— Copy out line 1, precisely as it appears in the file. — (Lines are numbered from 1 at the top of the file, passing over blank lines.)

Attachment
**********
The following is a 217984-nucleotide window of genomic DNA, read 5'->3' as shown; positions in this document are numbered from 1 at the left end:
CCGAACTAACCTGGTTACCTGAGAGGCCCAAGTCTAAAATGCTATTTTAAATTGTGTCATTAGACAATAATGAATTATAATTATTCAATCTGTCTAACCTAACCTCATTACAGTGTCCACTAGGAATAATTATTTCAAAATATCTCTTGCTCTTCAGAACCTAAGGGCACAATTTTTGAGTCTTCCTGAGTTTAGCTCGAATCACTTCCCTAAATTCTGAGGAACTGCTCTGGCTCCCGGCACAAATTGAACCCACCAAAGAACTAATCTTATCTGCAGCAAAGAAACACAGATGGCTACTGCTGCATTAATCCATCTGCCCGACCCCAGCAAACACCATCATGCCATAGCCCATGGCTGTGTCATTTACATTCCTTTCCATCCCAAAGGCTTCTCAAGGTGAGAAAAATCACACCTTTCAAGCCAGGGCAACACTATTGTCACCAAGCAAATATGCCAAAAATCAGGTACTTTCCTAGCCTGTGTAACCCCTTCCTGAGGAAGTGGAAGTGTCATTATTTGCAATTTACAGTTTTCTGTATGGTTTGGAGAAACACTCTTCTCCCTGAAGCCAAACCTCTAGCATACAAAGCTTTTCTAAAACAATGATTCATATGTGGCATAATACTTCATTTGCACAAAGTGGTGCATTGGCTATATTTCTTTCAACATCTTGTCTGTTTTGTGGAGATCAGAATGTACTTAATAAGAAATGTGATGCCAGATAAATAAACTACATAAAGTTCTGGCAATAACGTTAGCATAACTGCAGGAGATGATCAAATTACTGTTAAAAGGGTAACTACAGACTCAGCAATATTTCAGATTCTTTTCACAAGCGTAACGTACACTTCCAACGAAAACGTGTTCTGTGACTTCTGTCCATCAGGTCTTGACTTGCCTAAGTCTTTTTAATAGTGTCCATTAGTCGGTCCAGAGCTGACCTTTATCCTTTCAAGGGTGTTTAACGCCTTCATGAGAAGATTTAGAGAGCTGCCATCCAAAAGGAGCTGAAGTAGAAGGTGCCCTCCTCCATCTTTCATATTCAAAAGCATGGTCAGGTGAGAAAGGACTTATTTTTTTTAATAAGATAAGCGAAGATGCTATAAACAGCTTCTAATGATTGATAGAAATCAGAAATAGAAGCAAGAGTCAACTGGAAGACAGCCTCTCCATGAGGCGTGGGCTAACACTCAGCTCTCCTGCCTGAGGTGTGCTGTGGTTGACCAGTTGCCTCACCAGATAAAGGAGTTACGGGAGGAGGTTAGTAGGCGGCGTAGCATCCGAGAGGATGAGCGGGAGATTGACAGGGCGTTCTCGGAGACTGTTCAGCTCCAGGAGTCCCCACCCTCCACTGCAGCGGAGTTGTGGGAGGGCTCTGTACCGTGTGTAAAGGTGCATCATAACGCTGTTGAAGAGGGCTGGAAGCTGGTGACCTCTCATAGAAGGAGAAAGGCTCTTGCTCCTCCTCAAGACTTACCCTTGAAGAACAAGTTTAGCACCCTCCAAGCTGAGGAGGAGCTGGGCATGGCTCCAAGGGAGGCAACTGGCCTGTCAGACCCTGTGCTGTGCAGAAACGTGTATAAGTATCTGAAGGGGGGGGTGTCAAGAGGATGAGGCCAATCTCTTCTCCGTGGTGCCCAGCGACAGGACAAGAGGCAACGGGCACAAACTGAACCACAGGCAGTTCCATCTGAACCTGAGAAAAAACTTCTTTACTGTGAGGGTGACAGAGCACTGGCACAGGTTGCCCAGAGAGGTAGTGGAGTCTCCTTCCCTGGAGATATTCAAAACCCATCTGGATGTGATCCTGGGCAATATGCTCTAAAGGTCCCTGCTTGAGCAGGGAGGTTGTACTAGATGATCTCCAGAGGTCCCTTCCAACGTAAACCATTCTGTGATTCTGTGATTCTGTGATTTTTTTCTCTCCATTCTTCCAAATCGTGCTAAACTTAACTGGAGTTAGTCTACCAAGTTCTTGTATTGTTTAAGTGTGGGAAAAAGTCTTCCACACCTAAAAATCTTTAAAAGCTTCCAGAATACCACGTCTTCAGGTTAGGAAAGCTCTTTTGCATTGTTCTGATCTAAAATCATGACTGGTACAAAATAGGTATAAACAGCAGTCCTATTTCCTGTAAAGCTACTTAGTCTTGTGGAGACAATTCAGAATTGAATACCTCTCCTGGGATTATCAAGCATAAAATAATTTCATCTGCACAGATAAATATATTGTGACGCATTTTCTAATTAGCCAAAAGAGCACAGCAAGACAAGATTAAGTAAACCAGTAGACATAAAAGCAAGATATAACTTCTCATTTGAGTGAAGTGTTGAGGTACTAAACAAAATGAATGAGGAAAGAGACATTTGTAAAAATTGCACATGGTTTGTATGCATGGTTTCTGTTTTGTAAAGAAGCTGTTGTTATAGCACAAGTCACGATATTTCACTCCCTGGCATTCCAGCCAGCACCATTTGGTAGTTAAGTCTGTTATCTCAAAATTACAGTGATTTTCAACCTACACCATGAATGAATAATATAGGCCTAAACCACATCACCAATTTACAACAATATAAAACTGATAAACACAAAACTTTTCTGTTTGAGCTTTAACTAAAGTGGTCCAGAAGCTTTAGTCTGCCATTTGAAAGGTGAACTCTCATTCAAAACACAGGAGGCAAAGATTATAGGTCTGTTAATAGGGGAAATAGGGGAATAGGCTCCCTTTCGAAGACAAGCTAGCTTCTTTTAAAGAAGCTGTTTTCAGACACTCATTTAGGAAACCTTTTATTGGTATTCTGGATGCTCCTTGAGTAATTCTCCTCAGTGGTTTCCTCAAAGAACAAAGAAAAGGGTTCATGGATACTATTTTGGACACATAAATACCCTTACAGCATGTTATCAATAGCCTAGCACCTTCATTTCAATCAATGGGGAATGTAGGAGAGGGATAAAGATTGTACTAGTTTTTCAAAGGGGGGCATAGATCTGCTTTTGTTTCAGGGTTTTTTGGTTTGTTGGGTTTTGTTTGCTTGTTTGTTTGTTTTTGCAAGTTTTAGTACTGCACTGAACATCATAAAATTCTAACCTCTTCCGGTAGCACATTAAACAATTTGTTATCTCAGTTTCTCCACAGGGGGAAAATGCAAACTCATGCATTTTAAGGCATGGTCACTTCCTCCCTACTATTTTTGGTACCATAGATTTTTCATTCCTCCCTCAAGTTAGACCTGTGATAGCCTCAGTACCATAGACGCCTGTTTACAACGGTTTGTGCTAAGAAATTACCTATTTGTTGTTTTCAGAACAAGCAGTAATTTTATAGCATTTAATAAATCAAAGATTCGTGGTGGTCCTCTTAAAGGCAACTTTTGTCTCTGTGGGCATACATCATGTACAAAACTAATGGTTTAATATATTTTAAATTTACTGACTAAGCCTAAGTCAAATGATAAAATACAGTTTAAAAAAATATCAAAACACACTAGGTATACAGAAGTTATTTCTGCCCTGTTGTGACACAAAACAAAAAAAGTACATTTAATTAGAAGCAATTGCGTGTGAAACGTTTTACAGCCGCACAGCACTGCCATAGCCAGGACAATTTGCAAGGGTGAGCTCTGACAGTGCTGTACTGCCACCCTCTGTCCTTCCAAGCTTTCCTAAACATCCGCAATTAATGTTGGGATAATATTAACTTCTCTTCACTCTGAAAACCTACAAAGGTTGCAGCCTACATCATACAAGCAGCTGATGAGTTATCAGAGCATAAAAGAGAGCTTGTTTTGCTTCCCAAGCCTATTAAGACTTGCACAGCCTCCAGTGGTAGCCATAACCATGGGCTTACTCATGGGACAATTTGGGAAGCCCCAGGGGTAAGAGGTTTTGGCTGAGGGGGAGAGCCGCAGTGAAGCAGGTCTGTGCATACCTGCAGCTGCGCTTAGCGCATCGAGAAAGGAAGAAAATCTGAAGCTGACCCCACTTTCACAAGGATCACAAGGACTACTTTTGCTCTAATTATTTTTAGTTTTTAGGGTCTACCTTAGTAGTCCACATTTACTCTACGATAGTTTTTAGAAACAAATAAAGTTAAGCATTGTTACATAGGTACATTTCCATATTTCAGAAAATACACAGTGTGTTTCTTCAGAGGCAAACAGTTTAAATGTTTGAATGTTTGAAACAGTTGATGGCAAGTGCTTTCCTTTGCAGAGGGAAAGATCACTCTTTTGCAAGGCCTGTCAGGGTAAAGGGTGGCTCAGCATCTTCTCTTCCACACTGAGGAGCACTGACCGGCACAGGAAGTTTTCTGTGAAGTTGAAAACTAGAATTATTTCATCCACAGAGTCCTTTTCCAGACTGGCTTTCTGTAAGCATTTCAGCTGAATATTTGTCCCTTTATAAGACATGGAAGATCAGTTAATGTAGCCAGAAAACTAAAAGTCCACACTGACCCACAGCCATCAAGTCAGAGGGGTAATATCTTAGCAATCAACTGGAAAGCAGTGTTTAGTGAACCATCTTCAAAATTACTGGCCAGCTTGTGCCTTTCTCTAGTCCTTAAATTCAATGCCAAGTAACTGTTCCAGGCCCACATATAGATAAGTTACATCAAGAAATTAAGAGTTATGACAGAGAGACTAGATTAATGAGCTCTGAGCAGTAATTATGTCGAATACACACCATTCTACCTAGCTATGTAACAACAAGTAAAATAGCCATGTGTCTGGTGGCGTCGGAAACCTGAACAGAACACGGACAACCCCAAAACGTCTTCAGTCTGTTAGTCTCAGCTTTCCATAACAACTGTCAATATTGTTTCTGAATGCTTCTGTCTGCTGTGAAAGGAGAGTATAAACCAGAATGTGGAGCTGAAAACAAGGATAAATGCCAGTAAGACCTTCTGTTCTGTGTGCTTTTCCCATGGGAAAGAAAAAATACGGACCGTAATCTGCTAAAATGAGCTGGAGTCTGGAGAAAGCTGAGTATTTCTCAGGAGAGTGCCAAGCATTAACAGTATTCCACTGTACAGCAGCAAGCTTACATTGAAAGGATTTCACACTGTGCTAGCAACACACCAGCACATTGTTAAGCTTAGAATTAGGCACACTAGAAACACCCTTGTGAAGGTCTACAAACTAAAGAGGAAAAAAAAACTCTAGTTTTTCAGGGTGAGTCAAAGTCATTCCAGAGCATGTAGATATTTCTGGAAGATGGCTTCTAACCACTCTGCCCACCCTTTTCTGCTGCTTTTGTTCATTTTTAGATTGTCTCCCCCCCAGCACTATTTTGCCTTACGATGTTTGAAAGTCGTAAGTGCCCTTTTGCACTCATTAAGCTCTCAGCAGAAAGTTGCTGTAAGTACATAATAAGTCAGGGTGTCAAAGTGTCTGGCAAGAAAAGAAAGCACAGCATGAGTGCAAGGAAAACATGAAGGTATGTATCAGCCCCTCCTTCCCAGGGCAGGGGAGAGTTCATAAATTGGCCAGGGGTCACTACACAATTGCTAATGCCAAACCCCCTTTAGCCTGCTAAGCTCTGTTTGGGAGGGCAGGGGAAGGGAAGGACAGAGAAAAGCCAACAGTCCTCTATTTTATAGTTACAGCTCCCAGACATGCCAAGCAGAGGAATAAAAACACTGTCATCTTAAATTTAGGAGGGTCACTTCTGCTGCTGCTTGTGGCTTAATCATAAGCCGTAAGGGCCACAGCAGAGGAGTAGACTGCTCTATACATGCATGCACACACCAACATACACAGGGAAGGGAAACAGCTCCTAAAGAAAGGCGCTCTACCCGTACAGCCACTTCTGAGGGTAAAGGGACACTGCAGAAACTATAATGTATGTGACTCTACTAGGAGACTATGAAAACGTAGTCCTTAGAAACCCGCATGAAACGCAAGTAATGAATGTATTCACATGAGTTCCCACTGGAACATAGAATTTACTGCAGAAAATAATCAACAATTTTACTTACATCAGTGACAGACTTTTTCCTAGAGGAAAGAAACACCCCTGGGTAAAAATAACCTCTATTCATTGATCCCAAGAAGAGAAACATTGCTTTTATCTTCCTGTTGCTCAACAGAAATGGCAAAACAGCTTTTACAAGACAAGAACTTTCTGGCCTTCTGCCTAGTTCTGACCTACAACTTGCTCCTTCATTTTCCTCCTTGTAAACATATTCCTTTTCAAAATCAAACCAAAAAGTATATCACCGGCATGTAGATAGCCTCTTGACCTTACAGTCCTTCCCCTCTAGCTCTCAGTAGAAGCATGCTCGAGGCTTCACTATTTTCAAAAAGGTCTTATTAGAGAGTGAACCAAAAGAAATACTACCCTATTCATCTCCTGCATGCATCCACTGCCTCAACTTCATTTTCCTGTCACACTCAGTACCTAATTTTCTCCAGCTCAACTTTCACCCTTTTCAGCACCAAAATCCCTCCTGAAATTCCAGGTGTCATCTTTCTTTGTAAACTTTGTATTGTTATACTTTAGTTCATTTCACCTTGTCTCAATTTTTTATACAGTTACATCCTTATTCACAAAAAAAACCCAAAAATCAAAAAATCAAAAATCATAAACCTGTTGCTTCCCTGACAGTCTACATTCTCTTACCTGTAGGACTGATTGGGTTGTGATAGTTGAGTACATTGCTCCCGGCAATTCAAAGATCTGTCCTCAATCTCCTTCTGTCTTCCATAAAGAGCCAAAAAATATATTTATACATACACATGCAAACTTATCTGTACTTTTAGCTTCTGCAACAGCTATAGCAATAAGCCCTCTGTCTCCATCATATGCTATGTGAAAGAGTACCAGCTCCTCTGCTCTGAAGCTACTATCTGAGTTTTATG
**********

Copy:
The following is a 217984-nucleotide window of genomic DNA, read 5'->3' as shown; positions in this document are numbered from 1 at the left end: